Others for whom the Bible is a more recent addition to their reading list may find the language of a standard translation to be a bit unnatural and confusing, so here again the fresh, conversational style of Peterson’s work can be helpfully eye-opening and thought-provoking.

To be honest, when I first read The Message in its earlier releases, I had a slightly negative reaction to it. It occasionally hit a sour note for me, and at other times I found myself arguing with the tack Peterson had taken with a particular passage. Sometimes it even seemed downright silly. (For instance, Paul’s exquisite encouragement to the Romans at the end of his letter to “greet one another with a holy kiss” becomes “holy embraces all around!” Yes, I know, cultural differences and all that, but still…)

And yet over time it was the dissonance caused by Peterson’s more contemporary translation with my safe, familiar understanding of the passage that forced me to pay closer attention—to really read what the text was saying. I also found that the more I read it, the more it prompted my own thoughts and feelings about what I was reading. I think that is the purpose of Scripture, isn’t it? So that’s a good thing. And it is my deepest hope that you will find the same thing happening to you when you read each passage from John’s Gospel in this book.

How This Book Can Help You Live Loved

Through these devotional vignettes, which can be read straight through like any other book or one a day, we’ll seek to deepen our understanding of how we can live loved. We’ll discover three aspects of living in Jesus’ bottomless ocean-full of love:

1. Knowing His Love

Sometimes Jesus seems merely to be a character in a book. Yet as Christians we believe, we “know,” that Jesus is real and alive. Why can’t we really know Jesus’ love more profoundly in our daily life? Why do we have such trouble grasping and accepting the concept of God’s loving grace? Why is our relationship with Jesus seemingly separated from our routine life at work and with our family and friends? Why don’t we sense Christ’s loving, accepting, nurturing embrace of us day by day?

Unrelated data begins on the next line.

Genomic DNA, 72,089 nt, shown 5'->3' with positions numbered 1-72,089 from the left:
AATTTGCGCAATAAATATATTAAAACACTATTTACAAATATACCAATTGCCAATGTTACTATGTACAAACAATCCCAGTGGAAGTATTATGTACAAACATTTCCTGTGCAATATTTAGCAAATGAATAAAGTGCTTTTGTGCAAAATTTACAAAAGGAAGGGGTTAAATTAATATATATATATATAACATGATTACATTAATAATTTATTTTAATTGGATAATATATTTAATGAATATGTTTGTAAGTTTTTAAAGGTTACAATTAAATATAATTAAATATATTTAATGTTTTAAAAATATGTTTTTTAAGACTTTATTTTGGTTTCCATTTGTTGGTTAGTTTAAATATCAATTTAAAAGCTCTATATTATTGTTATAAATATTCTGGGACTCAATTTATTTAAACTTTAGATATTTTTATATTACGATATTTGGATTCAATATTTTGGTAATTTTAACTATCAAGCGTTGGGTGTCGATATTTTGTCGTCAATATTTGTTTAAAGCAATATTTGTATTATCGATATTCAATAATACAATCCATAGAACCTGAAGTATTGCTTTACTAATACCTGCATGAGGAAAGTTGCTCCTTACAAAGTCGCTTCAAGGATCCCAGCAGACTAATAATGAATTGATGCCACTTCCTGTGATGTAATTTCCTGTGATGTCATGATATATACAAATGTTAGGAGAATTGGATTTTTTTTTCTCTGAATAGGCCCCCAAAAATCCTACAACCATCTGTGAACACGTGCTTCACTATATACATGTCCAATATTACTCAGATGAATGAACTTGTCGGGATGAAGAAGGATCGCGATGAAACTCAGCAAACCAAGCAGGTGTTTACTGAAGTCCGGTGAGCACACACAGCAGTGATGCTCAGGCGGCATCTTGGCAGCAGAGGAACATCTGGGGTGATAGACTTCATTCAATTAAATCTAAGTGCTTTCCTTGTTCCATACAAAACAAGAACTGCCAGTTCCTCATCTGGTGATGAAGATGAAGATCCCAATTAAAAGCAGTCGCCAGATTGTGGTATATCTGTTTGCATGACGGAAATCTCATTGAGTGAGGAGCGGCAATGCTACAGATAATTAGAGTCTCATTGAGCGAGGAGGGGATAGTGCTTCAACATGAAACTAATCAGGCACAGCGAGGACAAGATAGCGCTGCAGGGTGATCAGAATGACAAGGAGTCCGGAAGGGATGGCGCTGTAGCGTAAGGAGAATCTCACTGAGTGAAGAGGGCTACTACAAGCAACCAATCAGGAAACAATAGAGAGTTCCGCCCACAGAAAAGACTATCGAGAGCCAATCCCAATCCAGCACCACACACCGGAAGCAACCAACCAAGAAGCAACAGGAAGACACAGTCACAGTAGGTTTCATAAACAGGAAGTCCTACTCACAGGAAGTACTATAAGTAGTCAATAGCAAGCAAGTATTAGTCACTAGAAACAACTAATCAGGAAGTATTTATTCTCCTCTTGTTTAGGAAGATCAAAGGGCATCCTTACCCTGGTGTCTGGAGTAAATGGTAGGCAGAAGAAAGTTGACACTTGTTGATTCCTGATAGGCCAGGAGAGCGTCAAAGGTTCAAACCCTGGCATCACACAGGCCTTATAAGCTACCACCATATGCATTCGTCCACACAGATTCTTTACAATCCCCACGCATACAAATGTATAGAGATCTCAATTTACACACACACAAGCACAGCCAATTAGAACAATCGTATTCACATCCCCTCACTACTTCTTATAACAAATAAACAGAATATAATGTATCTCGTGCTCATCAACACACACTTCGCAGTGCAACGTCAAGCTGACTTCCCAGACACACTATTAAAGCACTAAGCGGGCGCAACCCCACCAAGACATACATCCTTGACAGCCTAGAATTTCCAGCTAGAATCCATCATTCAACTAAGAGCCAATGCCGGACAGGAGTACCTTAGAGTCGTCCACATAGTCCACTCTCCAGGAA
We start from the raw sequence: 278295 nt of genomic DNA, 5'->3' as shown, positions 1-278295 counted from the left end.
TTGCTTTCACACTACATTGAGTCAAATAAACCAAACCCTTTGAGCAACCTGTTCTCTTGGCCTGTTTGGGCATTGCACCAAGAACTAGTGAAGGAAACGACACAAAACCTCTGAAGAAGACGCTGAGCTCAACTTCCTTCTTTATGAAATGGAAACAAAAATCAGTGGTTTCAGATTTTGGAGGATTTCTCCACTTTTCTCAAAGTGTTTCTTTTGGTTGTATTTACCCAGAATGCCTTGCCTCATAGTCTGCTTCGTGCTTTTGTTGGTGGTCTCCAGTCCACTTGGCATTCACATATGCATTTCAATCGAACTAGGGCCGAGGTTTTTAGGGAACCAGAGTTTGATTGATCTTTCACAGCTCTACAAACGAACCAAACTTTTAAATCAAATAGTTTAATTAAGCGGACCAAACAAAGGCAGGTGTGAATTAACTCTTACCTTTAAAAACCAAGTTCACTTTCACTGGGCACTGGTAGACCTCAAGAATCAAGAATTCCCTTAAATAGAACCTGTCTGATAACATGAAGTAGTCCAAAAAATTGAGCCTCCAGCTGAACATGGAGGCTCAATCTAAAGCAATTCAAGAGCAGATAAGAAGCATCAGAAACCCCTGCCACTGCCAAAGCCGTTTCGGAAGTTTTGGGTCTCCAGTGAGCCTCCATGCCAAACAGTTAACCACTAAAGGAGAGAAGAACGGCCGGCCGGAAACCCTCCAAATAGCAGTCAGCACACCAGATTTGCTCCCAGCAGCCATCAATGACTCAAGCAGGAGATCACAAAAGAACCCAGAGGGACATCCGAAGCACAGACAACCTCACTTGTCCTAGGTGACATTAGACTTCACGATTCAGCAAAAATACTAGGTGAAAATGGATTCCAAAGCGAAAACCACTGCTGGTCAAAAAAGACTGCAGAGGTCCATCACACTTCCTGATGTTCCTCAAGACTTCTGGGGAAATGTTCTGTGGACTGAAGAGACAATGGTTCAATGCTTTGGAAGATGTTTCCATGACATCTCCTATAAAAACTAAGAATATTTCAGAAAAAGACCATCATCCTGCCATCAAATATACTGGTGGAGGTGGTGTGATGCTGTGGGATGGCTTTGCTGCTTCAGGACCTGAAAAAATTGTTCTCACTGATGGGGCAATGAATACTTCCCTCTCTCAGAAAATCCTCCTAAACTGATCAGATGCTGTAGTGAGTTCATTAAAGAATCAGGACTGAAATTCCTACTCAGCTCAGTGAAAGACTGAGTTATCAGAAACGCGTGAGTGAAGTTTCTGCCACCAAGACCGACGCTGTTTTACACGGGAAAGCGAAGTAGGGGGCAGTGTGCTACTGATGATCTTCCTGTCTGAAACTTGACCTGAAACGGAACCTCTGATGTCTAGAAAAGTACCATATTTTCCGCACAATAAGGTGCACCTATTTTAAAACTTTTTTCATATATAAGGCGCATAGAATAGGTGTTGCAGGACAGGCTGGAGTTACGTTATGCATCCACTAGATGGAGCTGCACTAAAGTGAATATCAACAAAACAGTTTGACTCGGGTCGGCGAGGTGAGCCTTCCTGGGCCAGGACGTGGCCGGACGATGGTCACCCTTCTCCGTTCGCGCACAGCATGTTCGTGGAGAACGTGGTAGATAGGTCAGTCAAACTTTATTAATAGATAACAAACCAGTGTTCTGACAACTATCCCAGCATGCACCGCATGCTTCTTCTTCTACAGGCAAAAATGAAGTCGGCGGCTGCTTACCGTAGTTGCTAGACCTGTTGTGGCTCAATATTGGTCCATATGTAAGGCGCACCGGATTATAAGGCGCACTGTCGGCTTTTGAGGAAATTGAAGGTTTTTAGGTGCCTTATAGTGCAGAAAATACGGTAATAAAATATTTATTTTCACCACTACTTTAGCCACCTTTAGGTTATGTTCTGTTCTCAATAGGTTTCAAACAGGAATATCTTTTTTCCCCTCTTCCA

To know Christ’s love we must counter-program all those inner thoughts that tell us we’re not worth loving, we’re too sinful, too ugly, too stupid, too unwanted—that we’re not the kind of person Jesus, or anyone, could really love. That we are “the unacceptable.” Instead, we must acknowledge that we are indeed one whom Jesus loves. We are “the beloved.”

2. Experiencing His Love

As the English mystic William Blake wrote, “We are put on earth a little space/That we might learn to bear the beams of love,” Christ’s love contains both beauty and pain. That means that experiencing his love leads to encountering both.

Love—the love Jesus offers us—is not just a feel-good, flowers-and-perfume, ooey gooey sensation. His love is not about sunbeams and cherubs and soft music. We aren’t living in a romance novel. No, his love has the weight of responsibility. His love must be reckoned with and lived out. His love calls for response, even sacrifice. And sometimes it’s messy. We’ll discover what that looks like as we encounter the scripture.